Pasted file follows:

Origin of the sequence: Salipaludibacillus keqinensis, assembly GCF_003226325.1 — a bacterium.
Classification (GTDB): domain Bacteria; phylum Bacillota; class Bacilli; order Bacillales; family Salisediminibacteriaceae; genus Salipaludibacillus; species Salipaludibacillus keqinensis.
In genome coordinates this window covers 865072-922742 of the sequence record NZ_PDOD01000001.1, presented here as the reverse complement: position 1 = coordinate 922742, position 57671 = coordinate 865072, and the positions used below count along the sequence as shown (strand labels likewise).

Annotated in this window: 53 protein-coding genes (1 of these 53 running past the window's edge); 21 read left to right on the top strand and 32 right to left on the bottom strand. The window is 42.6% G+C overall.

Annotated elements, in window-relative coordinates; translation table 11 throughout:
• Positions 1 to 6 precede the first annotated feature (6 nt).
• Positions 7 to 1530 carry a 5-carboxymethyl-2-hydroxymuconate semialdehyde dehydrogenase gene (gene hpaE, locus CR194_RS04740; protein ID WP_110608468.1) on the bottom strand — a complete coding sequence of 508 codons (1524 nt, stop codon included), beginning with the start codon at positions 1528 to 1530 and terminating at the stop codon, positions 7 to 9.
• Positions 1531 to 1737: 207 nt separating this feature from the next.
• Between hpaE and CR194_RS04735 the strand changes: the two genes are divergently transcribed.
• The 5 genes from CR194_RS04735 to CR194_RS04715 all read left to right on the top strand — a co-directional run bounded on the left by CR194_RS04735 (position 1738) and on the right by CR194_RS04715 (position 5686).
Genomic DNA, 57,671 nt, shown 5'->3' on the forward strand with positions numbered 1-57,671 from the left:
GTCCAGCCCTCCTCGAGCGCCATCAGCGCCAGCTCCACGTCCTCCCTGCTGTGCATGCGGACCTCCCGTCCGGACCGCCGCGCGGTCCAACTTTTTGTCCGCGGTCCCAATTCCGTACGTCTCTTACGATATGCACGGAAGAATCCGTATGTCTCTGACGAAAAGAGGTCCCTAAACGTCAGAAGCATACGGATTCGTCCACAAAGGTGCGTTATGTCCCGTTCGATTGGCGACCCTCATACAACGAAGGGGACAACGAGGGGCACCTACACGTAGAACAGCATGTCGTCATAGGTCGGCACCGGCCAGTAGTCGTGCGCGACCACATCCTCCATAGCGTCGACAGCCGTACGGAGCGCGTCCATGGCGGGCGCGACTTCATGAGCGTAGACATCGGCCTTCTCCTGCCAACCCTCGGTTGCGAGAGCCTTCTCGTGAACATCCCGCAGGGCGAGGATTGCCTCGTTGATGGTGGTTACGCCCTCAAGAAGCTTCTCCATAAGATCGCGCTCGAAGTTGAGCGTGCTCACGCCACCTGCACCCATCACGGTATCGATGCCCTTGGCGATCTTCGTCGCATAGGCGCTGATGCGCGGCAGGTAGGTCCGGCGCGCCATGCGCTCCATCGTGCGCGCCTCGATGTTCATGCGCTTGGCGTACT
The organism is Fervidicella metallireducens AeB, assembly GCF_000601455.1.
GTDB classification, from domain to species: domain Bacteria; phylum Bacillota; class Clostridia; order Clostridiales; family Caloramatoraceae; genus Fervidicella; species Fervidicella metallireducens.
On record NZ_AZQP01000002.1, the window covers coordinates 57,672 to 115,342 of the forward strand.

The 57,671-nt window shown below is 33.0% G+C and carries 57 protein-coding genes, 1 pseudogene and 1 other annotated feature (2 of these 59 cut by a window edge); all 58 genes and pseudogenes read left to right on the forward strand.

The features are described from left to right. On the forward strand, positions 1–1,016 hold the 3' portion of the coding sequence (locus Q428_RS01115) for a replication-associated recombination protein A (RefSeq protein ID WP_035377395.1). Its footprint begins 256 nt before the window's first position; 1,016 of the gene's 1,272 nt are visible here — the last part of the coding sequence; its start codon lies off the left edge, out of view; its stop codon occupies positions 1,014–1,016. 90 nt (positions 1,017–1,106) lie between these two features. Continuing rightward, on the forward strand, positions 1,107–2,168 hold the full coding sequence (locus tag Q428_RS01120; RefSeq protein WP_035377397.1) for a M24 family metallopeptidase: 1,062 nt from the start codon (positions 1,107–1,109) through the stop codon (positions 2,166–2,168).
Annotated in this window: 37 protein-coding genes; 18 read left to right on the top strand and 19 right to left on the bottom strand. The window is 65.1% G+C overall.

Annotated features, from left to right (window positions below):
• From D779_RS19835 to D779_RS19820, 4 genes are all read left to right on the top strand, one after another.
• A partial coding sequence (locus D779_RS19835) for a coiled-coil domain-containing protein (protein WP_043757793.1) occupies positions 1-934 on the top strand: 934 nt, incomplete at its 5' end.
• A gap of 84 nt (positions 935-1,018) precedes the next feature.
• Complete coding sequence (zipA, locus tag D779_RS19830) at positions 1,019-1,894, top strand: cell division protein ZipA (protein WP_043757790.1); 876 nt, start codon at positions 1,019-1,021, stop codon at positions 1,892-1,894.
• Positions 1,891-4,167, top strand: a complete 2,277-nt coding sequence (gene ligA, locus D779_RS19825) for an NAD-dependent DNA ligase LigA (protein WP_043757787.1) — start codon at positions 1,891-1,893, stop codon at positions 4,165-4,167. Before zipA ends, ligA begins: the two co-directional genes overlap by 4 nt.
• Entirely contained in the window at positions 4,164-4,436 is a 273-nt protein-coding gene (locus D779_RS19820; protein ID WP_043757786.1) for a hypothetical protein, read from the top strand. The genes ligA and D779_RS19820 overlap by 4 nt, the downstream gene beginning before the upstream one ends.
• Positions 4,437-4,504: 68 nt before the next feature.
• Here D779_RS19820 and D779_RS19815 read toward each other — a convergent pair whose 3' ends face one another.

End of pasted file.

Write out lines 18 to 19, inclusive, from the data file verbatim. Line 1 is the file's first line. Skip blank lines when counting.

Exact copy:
Annotated in this window: 37 protein-coding genes; 18 read left to right on the top strand and 19 right to left on the bottom strand. The window is 65.1% G+C overall.

Annotated features, from left to right (window positions below):